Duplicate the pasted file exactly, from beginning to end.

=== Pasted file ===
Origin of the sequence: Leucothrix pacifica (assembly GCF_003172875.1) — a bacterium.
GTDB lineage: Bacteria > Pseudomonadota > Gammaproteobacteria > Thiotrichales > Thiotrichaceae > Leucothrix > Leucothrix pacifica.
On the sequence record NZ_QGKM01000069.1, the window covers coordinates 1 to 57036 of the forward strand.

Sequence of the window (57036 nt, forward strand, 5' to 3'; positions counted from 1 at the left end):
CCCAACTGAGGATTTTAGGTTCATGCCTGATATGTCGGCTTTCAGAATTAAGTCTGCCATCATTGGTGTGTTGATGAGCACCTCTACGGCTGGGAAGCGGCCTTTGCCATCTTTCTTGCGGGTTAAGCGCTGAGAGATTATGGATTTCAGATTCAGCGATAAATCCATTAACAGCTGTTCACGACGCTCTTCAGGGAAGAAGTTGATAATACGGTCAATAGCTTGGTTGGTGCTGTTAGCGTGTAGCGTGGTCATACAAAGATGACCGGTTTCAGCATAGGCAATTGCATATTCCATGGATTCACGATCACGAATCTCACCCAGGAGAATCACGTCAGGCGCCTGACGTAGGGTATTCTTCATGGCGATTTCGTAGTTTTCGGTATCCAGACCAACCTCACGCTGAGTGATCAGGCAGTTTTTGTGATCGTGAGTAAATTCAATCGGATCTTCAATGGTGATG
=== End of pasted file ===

Origin of the sequence: Leucothrix pacifica (assembly GCF_003172875.1) — a bacterium.
GTDB lineage: Bacteria > Pseudomonadota > Gammaproteobacteria > Thiotrichales > Thiotrichaceae > Leucothrix > Leucothrix pacifica.
On the sequence record NZ_QGKM01000069.1, the window covers coordinates 1 to 57036 of the forward strand.

Sequence of the window (57036 nt, forward strand, 5' to 3'; positions counted from 1 at the left end):
CCCAACTGAGGATTTTAGGTTCATGCCTGATATGTCGGCTTTCAGAATTAAGTCTGCCATCATTGGTGTGTTGATGAGCACCTCTACGGCTGGGAAGCGGCCTTTGCCATCTTTCTTGCGGGTTAAGCGCTGAGAGATTATGGATTTCAGATTCAGCGATAAATCCATTAACAGCTGTTCACGACGCTCTTCAGGGAAGAAGTTGATAATACGGTCAATAGCTTGGTTGGTGCTGTTAGCGTGTAGCGTGGTCATACAAAGATGACCGGTTTCAGCATAGGCAATTGCATATTCCATGGATTCACGATCACGAATCTCACCCAGGAGAATCACGTCAGGCGCCTGACGTAGGGTATTCTTCATGGCGATTTCGTAGTTTTCGGTATCCAGACCAACCTCACGCTGAGTGATCAGGCAGTTTTTGTGATCGTGAGTAAATTCAATCGGATCTTCAATGGTGATG